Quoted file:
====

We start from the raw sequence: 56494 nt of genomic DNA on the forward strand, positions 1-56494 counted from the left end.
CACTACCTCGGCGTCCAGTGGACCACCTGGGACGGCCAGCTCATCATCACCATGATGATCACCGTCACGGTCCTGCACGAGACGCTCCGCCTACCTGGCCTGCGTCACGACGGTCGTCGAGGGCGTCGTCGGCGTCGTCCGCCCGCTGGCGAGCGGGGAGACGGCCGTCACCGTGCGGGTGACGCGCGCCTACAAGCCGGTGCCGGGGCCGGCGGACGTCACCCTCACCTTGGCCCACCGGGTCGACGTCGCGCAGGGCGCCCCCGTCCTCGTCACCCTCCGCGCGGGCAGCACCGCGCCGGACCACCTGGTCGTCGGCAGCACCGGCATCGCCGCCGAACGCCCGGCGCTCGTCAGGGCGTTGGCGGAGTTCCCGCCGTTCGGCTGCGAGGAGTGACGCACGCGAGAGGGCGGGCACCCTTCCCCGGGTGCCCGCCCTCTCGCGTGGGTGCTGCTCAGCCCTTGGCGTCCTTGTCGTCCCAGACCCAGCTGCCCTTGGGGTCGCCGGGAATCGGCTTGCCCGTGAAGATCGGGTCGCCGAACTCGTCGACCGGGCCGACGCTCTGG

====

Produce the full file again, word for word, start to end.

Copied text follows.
We start from the raw sequence: 56494 nt of genomic DNA on the forward strand, positions 1-56494 counted from the left end.
CACTACCTCGGCGTCCAGTGGACCACCTGGGACGGCCAGCTCATCATCACCATGATGATCACCGTCACGGTCCTGCACGAGACGCTCCGCCTACCTGGCCTGCGTCACGACGGTCGTCGAGGGCGTCGTCGGCGTCGTCCGCCCGCTGGCGAGCGGGGAGACGGCCGTCACCGTGCGGGTGACGCGCGCCTACAAGCCGGTGCCGGGGCCGGCGGACGTCACCCTCACCTTGGCCCACCGGGTCGACGTCGCGCAGGGCGCCCCCGTCCTCGTCACCCTCCGCGCGGGCAGCACCGCGCCGGACCACCTGGTCGTCGGCAGCACCGGCATCGCCGCCGAACGCCCGGCGCTCGTCAGGGCGTTGGCGGAGTTCCCGCCGTTCGGCTGCGAGGAGTGACGCACGCGAGAGGGCGGGCACCCTTCCCCGGGTGCCCGCCCTCTCGCGTGGGTGCTGCTCAGCCCTTGGCGTCCTTGTCGTCCCAGACCCAGCTGCCCTTGGGGTCGCCGGGAATCGGCTTGCCCGTGAAGATCGGGTCGCCGAACTCGTCGACCGGGCCGACGCTCTGG